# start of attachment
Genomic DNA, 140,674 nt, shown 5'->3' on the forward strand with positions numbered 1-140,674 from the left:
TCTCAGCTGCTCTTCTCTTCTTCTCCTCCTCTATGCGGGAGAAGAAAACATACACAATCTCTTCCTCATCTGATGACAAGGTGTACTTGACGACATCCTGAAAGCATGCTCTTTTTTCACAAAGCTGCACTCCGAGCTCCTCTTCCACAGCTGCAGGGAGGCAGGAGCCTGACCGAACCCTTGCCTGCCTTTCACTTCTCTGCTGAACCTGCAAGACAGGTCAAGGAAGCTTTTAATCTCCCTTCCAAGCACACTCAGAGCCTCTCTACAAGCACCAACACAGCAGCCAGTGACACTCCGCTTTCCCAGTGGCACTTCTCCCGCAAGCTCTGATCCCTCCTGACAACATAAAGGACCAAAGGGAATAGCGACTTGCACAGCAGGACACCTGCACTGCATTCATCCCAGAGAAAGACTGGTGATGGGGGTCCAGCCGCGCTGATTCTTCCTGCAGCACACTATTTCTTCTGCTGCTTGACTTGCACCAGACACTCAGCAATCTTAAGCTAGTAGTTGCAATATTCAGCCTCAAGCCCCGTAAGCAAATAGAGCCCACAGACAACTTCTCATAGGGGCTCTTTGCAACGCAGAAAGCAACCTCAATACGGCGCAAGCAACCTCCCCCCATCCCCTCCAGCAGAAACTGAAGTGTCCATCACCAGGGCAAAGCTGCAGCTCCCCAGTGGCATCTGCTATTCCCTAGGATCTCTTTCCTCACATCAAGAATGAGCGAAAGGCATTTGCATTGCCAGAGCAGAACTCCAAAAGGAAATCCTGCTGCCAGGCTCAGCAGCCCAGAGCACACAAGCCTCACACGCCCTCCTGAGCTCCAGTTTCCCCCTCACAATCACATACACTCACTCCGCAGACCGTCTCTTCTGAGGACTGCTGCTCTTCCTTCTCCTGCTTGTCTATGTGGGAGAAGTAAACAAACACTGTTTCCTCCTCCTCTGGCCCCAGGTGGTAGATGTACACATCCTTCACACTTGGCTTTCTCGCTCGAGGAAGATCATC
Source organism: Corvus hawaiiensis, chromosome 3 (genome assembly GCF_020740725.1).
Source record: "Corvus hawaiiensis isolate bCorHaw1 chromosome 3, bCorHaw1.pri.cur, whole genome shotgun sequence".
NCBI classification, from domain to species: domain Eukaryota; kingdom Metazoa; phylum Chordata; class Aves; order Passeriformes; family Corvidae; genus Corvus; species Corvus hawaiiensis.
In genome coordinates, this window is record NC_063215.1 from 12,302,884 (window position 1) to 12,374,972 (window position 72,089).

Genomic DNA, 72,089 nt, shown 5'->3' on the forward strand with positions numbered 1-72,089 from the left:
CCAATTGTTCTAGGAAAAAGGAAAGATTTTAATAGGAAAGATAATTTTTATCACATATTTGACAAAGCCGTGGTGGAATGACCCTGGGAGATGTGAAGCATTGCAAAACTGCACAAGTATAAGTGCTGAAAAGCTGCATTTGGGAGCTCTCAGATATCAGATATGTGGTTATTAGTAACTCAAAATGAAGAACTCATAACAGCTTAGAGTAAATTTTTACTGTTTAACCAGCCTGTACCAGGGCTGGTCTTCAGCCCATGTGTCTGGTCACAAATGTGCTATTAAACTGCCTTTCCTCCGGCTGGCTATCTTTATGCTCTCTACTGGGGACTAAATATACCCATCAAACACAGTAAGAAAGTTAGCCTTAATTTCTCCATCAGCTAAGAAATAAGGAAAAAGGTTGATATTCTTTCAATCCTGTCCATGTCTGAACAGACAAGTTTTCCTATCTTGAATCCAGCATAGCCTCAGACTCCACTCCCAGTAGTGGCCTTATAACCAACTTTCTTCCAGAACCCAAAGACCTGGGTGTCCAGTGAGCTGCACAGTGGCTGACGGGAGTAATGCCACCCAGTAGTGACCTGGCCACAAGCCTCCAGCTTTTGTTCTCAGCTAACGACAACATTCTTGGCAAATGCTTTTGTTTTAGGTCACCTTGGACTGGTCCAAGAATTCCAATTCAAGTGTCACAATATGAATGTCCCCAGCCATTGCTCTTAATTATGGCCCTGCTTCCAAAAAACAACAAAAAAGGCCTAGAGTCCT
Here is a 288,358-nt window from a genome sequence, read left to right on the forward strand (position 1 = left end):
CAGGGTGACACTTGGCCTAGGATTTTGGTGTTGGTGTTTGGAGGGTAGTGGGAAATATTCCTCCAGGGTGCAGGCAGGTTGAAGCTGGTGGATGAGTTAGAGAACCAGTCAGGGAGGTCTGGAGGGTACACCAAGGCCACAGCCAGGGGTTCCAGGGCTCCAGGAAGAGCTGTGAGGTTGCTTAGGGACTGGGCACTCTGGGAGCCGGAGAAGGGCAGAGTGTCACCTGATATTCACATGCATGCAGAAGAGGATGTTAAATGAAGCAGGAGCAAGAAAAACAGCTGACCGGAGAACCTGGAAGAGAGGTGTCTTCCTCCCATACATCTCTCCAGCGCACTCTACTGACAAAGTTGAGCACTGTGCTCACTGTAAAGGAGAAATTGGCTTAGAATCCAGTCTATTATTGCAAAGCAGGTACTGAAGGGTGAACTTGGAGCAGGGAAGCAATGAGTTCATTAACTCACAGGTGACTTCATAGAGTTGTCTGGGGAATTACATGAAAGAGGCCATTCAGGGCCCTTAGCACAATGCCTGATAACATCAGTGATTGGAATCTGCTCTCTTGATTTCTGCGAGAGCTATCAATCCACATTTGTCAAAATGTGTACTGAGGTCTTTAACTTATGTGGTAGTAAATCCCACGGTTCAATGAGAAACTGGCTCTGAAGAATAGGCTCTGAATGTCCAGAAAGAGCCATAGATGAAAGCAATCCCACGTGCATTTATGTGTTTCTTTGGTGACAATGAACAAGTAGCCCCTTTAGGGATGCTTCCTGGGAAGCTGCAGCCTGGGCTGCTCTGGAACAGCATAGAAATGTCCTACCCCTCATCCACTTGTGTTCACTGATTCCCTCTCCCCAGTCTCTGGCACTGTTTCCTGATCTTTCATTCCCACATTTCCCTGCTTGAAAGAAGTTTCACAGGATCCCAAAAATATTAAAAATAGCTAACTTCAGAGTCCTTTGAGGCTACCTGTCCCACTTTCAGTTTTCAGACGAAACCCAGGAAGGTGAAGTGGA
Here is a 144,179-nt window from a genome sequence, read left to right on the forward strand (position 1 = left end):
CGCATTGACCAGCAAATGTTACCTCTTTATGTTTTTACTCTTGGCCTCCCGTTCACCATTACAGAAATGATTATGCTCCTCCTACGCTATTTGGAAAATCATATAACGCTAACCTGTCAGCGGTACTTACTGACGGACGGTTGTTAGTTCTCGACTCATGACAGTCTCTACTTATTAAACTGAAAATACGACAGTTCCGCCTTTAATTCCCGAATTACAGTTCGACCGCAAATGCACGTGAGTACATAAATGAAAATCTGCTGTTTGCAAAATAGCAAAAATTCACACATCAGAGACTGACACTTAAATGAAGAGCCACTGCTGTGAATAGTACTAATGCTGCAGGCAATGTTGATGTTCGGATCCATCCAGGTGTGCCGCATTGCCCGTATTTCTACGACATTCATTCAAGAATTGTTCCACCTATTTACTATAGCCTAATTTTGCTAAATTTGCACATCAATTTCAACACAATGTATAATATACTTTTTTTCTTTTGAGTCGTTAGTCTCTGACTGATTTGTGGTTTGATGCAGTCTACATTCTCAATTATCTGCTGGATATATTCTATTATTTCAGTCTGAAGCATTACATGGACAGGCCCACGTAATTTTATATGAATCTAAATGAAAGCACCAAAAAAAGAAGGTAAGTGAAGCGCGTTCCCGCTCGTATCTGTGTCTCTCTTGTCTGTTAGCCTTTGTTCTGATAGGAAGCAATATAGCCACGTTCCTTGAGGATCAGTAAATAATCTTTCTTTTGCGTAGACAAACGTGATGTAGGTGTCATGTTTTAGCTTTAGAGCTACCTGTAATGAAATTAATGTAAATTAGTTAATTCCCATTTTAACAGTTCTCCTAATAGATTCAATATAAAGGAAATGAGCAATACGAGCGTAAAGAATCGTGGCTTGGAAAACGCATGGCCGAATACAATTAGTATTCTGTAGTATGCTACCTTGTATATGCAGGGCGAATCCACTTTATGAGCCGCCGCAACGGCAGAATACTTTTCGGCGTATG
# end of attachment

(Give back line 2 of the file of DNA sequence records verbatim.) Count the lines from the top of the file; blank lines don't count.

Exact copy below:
TCTCAGCTGCTCTTCTCTTCTTCTCCTCCTCTATGCGGGAGAAGAAAACATACACAATCTCTTCCTCATCTGATGACAAGGTGTACTTGACGACATCCTGAAAGCATGCTCTTTTTTCACAAAGCTGCACTCCGAGCTCCTCTTCCACAGCTGCAGGGAGGCAGGAGCCTGACCGAACCCTTGCCTGCCTTTCACTTCTCTGCTGAACCTGCAAGACAGGTCAAGGAAGCTTTTAATCTCCCTTCCAAGCACACTCAGAGCCTCTCTACAAGCACCAACACAGCAGCCAGTGACACTCCGCTTTCCCAGTGGCACTTCTCCCGCAAGCTCTGATCCCTCCTGACAACATAAAGGACCAAAGGGAATAGCGACTTGCACAGCAGGACACCTGCACTGCATTCATCCCAGAGAAAGACTGGTGATGGGGGTCCAGCCGCGCTGATTCTTCCTGCAGCACACTATTTCTTCTGCTGCTTGACTTGCACCAGACACTCAGCAATCTTAAGCTAGTAGTTGCAATATTCAGCCTCAAGCCCCGTAAGCAAATAGAGCCCACAGACAACTTCTCATAGGGGCTCTTTGCAACGCAGAAAGCAACCTCAATACGGCGCAAGCAACCTCCCCCCATCCCCTCCAGCAGAAACTGAAGTGTCCATCACCAGGGCAAAGCTGCAGCTCCCCAGTGGCATCTGCTATTCCCTAGGATCTCTTTCCTCACATCAAGAATGAGCGAAAGGCATTTGCATTGCCAGAGCAGAACTCCAAAAGGAAATCCTGCTGCCAGGCTCAGCAGCCCAGAGCACACAAGCCTCACACGCCCTCCTGAGCTCCAGTTTCCCCCTCACAATCACATACACTCACTCCGCAGACCGTCTCTTCTGAGGACTGCTGCTCTTCCTTCTCCTGCTTGTCTATGTGGGAGAAGTAAACAAACACTGTTTCCTCCTCCTCTGGCCCCAGGTGGTAGATGTACACATCCTTCACACTTGGCTTTCTCGCTCGAGGAAGATCATC